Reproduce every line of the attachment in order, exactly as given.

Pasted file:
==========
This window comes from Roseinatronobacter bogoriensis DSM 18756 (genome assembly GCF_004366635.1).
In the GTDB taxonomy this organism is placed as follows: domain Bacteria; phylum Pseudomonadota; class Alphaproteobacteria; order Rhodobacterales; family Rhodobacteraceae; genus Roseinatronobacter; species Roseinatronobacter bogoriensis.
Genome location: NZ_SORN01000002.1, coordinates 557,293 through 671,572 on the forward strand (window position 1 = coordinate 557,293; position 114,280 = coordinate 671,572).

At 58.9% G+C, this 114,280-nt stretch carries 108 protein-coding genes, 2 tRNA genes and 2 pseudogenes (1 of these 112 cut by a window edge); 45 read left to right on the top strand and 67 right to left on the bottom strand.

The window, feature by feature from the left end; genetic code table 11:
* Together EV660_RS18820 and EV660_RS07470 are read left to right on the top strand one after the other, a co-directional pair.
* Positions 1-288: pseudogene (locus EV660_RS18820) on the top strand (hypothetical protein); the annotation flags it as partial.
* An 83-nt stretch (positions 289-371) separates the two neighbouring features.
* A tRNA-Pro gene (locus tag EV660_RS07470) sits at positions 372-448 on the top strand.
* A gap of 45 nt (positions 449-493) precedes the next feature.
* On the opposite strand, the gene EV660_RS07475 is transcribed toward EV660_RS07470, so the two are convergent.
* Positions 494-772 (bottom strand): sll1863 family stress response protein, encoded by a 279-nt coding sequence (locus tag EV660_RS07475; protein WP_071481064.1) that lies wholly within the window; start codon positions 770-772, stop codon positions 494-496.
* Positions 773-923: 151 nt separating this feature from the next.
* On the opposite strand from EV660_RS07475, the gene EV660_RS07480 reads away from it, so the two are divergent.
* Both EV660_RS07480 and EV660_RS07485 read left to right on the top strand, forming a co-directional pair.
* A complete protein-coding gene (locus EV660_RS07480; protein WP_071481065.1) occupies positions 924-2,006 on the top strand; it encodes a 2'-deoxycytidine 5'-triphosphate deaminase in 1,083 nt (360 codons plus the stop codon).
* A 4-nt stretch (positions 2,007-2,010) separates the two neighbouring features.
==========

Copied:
This window comes from Roseinatronobacter bogoriensis DSM 18756 (genome assembly GCF_004366635.1).
In the GTDB taxonomy this organism is placed as follows: domain Bacteria; phylum Pseudomonadota; class Alphaproteobacteria; order Rhodobacterales; family Rhodobacteraceae; genus Roseinatronobacter; species Roseinatronobacter bogoriensis.
Genome location: NZ_SORN01000002.1, coordinates 557,293 through 671,572 on the forward strand (window position 1 = coordinate 557,293; position 114,280 = coordinate 671,572).

At 58.9% G+C, this 114,280-nt stretch carries 108 protein-coding genes, 2 tRNA genes and 2 pseudogenes (1 of these 112 cut by a window edge); 45 read left to right on the top strand and 67 right to left on the bottom strand.

The window, feature by feature from the left end; genetic code table 11:
* Together EV660_RS18820 and EV660_RS07470 are read left to right on the top strand one after the other, a co-directional pair.
* Positions 1-288: pseudogene (locus EV660_RS18820) on the top strand (hypothetical protein); the annotation flags it as partial.
* An 83-nt stretch (positions 289-371) separates the two neighbouring features.
* A tRNA-Pro gene (locus tag EV660_RS07470) sits at positions 372-448 on the top strand.
* A gap of 45 nt (positions 449-493) precedes the next feature.
* On the opposite strand, the gene EV660_RS07475 is transcribed toward EV660_RS07470, so the two are convergent.
* Positions 494-772 (bottom strand): sll1863 family stress response protein, encoded by a 279-nt coding sequence (locus tag EV660_RS07475; protein WP_071481064.1) that lies wholly within the window; start codon positions 770-772, stop codon positions 494-496.
* Positions 773-923: 151 nt separating this feature from the next.
* On the opposite strand from EV660_RS07475, the gene EV660_RS07480 reads away from it, so the two are divergent.
* Both EV660_RS07480 and EV660_RS07485 read left to right on the top strand, forming a co-directional pair.
* A complete protein-coding gene (locus EV660_RS07480; protein WP_071481065.1) occupies positions 924-2,006 on the top strand; it encodes a 2'-deoxycytidine 5'-triphosphate deaminase in 1,083 nt (360 codons plus the stop codon).
* A 4-nt stretch (positions 2,007-2,010) separates the two neighbouring features.